Chapter

Constitutional Stature in Rights Disputes

Emily M. Calhoun

in Losing Twice

Published in print March 2011 | ISBN: 9780195399745
Published online May 2011 | e-ISBN: 9780199894444 | DOI: http://dx.doi.org/10.1093/acprof:oso/9780195399745.003.0002
Constitutional Stature in Rights Disputes

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This chapter argues that constitutional stature is potentially a factor in every rights dispute because real people with concrete, personal interests assert constitutional rights claims. Two types of arguments about constitutional stature are commonly made. A party may remind justices that she is presumptively equal to other citizens in all respects relevant to citizenship and is therefore entitled to the same rights other citizens have traditionally enjoyed. In the alternative, a party may argue that a presumption of full constitutional stature requires affirmation of a previously unrecognized right. A solid understanding of just what a person accorded full constitutional stature looks like is also needed given the fact that constitutional stature is such an important issue in rights disputing. The chapter outlines three perspectives that together form a picture of such a person. One perspective draws on liberal philosophy, a second on a trust metaphor, and a third on a concept of constitutional leadership.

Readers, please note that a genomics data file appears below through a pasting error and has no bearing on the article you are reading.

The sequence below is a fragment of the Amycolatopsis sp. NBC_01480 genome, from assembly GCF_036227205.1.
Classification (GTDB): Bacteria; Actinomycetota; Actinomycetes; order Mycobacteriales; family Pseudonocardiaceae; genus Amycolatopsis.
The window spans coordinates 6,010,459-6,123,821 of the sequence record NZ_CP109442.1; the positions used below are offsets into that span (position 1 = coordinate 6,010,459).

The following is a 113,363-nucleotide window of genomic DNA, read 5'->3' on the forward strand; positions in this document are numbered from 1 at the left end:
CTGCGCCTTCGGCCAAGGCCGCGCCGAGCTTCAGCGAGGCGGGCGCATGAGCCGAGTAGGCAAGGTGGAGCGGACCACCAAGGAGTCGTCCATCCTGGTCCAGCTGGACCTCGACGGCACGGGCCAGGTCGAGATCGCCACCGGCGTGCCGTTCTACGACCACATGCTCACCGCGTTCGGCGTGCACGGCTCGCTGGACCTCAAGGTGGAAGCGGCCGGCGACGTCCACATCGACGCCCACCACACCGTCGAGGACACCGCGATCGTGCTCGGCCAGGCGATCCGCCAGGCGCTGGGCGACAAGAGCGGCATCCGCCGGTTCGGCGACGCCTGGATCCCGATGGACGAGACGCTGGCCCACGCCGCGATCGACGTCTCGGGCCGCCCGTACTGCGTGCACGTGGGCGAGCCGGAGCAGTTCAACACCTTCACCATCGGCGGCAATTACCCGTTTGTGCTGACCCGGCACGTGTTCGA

Keywords: constitutional rights; constitutional stature; constitutional leadership; rights disputes

Chapter.  4388 words. 

Subjects: Constitutional and Administrative Law

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